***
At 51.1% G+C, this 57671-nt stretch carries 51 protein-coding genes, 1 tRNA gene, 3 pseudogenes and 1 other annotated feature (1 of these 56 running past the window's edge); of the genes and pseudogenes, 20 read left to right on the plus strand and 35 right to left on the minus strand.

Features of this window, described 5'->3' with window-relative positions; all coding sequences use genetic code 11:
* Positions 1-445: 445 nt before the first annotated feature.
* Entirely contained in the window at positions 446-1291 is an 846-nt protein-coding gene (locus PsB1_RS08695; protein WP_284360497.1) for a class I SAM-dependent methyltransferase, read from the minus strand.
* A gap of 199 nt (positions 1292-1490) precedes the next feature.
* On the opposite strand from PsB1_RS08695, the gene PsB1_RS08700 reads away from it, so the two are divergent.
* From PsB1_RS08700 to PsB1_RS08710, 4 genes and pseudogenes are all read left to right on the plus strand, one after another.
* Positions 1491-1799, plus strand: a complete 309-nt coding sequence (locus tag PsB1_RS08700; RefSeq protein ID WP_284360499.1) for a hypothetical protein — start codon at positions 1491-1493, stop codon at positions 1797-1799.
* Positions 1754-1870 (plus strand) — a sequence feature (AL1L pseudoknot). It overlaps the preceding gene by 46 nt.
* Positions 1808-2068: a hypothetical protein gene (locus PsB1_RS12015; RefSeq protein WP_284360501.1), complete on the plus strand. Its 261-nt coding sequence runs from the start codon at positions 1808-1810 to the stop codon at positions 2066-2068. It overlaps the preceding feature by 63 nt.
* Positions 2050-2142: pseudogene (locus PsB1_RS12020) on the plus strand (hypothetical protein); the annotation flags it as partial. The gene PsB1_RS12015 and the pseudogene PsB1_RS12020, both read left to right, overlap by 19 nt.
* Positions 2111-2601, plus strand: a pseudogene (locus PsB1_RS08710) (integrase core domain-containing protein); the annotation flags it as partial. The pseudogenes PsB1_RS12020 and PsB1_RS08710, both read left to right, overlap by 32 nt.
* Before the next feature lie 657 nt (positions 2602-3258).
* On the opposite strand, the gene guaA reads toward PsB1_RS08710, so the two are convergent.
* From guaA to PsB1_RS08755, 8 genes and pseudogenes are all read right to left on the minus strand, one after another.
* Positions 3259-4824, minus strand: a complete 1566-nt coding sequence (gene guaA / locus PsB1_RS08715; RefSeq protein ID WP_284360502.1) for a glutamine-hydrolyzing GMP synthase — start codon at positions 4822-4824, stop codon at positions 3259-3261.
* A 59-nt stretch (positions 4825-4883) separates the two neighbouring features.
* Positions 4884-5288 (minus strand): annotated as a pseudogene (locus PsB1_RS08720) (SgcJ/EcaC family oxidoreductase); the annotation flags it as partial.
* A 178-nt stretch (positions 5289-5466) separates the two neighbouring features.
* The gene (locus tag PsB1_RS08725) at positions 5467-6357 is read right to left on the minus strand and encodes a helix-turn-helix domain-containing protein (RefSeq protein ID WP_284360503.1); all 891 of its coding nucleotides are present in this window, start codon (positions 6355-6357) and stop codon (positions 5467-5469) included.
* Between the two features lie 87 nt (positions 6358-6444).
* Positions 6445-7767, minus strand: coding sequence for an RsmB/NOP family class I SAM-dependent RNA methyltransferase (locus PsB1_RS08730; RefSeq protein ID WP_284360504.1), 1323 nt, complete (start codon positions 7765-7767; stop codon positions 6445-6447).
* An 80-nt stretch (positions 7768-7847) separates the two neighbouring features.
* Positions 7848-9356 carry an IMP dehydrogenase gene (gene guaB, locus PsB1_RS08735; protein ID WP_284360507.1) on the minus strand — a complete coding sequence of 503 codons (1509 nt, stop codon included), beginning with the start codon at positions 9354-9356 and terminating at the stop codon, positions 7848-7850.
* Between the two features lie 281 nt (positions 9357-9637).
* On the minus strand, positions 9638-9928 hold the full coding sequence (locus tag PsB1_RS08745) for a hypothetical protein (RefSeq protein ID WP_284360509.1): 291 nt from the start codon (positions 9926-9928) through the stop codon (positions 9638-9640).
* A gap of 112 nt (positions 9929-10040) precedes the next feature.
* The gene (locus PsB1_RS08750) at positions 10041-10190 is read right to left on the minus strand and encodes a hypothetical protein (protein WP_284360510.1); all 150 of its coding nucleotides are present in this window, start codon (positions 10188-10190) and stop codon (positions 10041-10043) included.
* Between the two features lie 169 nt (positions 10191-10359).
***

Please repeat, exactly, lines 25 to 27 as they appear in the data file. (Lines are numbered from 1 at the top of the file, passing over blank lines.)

* Between the two features lie 281 nt (positions 9357-9637).
* On the minus strand, positions 9638-9928 hold the full coding sequence (locus tag PsB1_RS08745) for a hypothetical protein (RefSeq protein ID WP_284360509.1): 291 nt from the start codon (positions 9926-9928) through the stop codon (positions 9638-9640).
* A gap of 112 nt (positions 9929-10040) precedes the next feature.